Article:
It is a crime under s 423(1) of the Criminal Code to, among other things, use threats of violence or violence against another person for the purpose of compelling that other person to do something they have the lawful right not to do or to refrain from doing something they have the lawful right to do.
Defamatory libel and extortion by libel
It is a crime under s. 298-299 of the Criminal Code to, among other things, publicly exhibit or cause to be read or seen without lawful justification or excuse any matter that is likely to injure a person’s reputation by exposing them to hatred, contempt or ridicule or that is designed to insult the person about who the matter is published. If the matter published is known to be false, a higher punishment is available.
It is a crime under s 265 of the Criminal Code to, among other things, threaten to apply force to another person without their consent, if you have or cause that other person to reasonably believe you have the present ability to carry out the threat.
Mischief in relation to data
It is a crime under s. 430(1.1) of the Criminal Code to willfully: destroy or alter computer data; render computer data meaningless, useless or ineffective; obstruct, interrupt or interfere with lawful use of computer data; or to obstruct, interrupt or interfere with a person in he lawful use of computer data or deny access to computer data to a person who is entitled to access to it.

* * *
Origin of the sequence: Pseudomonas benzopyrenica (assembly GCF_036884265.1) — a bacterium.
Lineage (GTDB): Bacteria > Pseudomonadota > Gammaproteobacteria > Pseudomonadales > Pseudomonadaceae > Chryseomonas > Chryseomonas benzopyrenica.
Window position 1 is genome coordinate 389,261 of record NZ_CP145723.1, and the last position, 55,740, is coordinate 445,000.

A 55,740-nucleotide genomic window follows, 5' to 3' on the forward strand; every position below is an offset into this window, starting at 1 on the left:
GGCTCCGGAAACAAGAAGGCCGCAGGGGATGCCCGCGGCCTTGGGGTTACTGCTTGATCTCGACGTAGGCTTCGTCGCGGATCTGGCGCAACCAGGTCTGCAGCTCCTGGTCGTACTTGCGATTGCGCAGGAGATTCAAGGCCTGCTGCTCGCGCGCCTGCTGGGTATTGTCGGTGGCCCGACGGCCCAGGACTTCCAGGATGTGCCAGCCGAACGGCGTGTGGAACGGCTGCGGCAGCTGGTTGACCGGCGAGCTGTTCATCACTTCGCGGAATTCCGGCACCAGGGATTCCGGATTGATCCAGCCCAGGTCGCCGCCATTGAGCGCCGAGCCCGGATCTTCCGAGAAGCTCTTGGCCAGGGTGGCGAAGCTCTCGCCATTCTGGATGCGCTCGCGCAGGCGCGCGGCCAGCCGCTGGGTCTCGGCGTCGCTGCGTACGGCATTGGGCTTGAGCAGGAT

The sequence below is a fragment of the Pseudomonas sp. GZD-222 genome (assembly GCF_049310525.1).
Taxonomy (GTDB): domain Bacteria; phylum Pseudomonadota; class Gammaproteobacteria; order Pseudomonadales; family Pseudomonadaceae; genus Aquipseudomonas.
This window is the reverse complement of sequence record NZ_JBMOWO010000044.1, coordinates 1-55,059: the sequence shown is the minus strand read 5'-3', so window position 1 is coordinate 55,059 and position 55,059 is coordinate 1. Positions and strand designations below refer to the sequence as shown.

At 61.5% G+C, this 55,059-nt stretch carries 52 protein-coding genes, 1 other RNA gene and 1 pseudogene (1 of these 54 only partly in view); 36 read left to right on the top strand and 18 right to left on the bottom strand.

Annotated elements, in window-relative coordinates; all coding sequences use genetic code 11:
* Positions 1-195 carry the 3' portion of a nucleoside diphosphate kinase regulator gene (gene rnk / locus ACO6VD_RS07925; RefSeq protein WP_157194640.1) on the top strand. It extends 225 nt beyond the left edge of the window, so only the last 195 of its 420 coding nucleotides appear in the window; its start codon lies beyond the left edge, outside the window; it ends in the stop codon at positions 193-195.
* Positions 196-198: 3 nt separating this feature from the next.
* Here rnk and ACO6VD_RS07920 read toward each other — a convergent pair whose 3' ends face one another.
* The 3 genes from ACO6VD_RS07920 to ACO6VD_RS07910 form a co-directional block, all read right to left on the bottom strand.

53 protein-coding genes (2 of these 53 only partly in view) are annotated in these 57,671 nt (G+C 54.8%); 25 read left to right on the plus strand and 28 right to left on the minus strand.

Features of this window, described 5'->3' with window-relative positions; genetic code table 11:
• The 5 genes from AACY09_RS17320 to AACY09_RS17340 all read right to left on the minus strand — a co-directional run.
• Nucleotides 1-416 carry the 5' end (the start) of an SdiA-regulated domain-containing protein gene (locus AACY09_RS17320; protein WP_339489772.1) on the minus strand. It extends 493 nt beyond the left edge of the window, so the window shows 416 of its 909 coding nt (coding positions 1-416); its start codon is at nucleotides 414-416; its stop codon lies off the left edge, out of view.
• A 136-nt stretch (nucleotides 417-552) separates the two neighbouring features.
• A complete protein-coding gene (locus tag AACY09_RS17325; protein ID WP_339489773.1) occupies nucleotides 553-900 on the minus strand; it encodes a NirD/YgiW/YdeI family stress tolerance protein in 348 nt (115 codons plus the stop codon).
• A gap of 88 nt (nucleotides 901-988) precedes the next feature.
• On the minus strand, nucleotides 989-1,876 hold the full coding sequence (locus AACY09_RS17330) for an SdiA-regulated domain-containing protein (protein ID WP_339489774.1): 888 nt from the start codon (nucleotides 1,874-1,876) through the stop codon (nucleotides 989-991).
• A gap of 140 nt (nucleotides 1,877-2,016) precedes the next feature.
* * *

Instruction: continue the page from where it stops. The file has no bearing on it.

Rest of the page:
Unauthorized use of a computer
It is a crime under s 342.1 of the Criminal Code to, among other things, fraudulently and without colour of right intercept or cause to be intercepted any function of a computer system; use a computer system to attempt to intercept a function of a computer system; or possess or traffick in a computer password that would allow someone else to carry out either of the previously mentioned activities.
It is a crime under s 403 of the Criminal Code to fraudulently impersonate another person (for example, by pretending to be them or by using their identity information as if it pertains to you) with intent to (i) gain advantage for yourself or another person; (ii) obtain property or an interest in property; (iii) cause disadvantage to the person being impersonated; or (iv) with intent to avoid prosecution or to obstruct the course of justice.
It is a crime under s 346 of the Criminal Code to, without reasonable justification or excuse and with intent to obtain anything, threaten, accuse, menace, or use violence to induce or attempt to induce another person (whether or not they are the person threatened) to do anything or cause anything to be done.
False messages, indecent or harassing phone calls
It is a crime under s 372 (1) of the Criminal Code to, with intent to injure or alarm a person, convey information you know is false or cause such information to be conveyed by letter or any means of telecommunication. It is also a crime under s 372(2) to, with intent to alarm or annoy another person, make an indecent communication to that person or any other person by means of telecommunication. Further, it is a crime under s 372(3) to, without lawful excuse and with intent to harass a person, repeatedly communicate or cause repeated communications to be made by means of telecommunication.